Today’s post is a wonderful Guest Post (and must-read!) by Health Activist Julia Olenik blogger at the awesome blog Reasonably Well. In her guest post she shares her experience with that third relationship conflict mentioned in our theme: your condition vs. your family (and friends). Julia offers real, honest advice and I know you’re going to enjoy reading this as much as I did. –Amanda
February, Family, and Friends
The month of February brings with it several interesting events; one being Groundhog day, when it’s so gratifying to anticipate the end of winter. Another is Super Bowl Sunday and the best excuse ever to gather in large boisterous crowds in front of huge televisions while consuming large quantities of really-bad-for-you snacks.
But my favorite day by far in February is Valentine’s Day. Why? Well, gifts of chocolate in heart shaped boxes from a wonderful hubby for many years are very, very good things. But aside from chowing down on a serious amount of high quality candy, Valentine’s day also is a great time to for me to take time to appreciate not only my marriage, but all the relationships with others around me.
When I think about my relationships, mostly I think about how fortunate I am to have these special folks around me, especially since autoimmune disease entered my life. My ties with my family and friends were certainly tested during the early days of my diagnosis. I am incredibly thankful that these vital bonds survived, and eventually flourished. But it wasn’t an easy process.
Seven years ago, I was diagnosed with Sjogren’s syndrome, and my life changed in ways that I would never have imagined. I wish that I could say that I accepted these changes with grace, but I didn’t. No, I became crabby and very self-centered. Not that I didn’t deserve to be a bit cranky: Sjogren’s brought with it bone-crunching fatigue, joint pain, the classic dry eyes and dry mouth. It also took away my job and several of my hobbies.
I was not a happy camper.
As I struggled to adjust to the enormous changes that my body was making, I became aware that my social circle was changing, too. Several friends that I had considered close began to just……fade away. My family and closest friends often looked at me with puzzlement and concern. They didn’t know what to make of me, and I didn’t know what to make of me, either. It was a difficult time, and I knew that if my ties with my loved ones were to survive, I needed to look to the wisdom and experiences of others who had successfully made this journey before me.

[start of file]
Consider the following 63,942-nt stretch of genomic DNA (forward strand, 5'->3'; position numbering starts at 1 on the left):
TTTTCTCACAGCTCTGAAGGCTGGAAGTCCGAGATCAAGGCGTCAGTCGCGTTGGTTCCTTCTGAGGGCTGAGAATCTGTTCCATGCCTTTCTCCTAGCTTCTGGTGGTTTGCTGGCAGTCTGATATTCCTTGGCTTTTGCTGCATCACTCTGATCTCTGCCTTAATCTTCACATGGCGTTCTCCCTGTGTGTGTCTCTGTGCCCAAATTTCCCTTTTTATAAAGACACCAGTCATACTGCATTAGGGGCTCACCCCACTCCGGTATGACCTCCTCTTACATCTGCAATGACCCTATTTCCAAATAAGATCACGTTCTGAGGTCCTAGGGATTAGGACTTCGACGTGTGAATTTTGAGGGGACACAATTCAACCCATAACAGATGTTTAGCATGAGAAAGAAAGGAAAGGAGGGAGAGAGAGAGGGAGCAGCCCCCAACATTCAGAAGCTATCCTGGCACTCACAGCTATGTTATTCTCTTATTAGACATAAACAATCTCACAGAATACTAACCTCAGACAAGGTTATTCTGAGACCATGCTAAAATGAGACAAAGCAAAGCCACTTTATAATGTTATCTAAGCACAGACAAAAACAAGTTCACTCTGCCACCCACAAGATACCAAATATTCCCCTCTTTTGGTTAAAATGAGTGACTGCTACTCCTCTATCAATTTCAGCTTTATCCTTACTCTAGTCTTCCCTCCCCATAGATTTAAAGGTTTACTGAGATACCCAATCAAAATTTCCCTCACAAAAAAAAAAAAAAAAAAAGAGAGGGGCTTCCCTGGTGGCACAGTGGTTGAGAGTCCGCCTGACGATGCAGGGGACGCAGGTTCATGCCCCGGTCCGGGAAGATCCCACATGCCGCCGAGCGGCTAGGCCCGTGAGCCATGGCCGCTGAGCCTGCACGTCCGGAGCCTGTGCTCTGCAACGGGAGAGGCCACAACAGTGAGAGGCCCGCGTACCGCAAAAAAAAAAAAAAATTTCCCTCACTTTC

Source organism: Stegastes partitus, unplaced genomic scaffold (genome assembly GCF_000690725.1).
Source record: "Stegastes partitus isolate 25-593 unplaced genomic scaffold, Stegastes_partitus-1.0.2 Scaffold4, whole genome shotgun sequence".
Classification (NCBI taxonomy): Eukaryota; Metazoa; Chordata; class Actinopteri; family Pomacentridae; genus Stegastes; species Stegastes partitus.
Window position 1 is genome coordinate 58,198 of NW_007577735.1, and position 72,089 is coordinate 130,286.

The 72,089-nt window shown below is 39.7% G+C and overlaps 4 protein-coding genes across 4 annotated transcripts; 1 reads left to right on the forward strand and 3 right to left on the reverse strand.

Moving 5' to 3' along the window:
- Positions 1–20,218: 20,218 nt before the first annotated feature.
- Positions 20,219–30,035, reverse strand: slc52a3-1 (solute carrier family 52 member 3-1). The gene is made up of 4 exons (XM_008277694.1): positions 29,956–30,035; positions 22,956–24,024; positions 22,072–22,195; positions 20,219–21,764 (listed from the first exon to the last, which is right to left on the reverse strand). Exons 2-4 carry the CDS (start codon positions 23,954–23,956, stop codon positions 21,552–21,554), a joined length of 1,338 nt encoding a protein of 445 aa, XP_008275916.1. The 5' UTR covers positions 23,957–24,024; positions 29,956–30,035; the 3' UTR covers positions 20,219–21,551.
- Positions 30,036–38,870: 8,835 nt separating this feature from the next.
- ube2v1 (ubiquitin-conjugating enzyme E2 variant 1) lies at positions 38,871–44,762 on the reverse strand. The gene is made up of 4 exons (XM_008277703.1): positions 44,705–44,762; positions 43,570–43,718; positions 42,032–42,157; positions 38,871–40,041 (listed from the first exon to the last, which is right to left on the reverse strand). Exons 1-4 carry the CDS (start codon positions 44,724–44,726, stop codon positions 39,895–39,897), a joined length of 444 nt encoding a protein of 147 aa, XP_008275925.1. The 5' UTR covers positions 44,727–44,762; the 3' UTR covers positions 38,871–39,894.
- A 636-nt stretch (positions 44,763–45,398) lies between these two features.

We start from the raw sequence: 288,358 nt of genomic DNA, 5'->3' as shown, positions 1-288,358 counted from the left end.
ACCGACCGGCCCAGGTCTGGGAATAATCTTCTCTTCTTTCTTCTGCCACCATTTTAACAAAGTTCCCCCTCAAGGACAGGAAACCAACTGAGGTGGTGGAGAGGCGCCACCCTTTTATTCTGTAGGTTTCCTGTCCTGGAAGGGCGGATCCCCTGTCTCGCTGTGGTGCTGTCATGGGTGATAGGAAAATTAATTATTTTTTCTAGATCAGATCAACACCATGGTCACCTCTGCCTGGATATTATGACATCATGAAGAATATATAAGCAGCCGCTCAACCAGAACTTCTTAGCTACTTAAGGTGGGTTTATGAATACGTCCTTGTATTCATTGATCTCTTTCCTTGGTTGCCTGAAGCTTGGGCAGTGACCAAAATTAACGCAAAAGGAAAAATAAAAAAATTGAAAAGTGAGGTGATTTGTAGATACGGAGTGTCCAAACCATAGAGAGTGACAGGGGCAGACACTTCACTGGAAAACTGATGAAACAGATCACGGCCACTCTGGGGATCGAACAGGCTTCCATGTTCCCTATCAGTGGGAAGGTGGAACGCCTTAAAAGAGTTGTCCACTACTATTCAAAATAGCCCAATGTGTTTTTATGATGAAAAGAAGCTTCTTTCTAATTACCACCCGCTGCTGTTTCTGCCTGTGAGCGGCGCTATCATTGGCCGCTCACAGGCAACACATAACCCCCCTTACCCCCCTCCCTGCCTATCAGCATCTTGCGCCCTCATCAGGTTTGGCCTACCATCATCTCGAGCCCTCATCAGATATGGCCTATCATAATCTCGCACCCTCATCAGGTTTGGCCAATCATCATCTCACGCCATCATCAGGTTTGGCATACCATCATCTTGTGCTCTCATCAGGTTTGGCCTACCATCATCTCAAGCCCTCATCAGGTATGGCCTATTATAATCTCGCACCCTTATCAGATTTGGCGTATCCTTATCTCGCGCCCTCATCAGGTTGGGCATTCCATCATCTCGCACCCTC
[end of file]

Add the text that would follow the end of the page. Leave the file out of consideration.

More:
I found a helpful perspective from another woman dealing with chronic illness in the book A Delicate Balance: Living Successfully With Chronic Illness, (Perseus Publishing, 2000, pg. 191) In it, author Susan Milstrey Wells dove headlong into these same issues. She discussed the many ways that chronic illness may impact all of our relationships – those as a spouse, a child, a sibling, a parent, a co-worker, and as a friend. She summed up her experiences by saying:
She summed up her experiences by saying:
“Chronic illness throws a monkey wrench into our relationships. We may seem as foreign to the people who love us as if we had begun speaking a different language. Our family and friends still want us to the mom who works, the dad who plays baseball in the backyard, and the friend who meets them for lunch. In turn, we want to be treated as the same loving spouse, parent, and friend we always have been. A large part of the responsibility for making those relationships work falls to us. We have to educate our family and friends about our disease, allow them to express their emotions openly, and clearly state our limits and our needs. Also, we have to expect these changes to be unsettling.
Ultimately, as we strike a delicate balance between our own needs and the demands of our most important relationships, we grow in self-awareness, creativity, and acceptance. We can’t be sick successfully without learning to love ourselves, and when we accept our own limitations, we’re much more likely to let those around us be less than perfect too.”
After I read these paragraphs, I had to stop and think about what she was saying. Did I really have a responsibility to maintain and nurture these relationships? That some of my friends may have disappeared partly because I hadn’t been communicating effectively with them? And that I was expecting perfection in their behavior while excusing my own imperfections?
Well, now. Hm.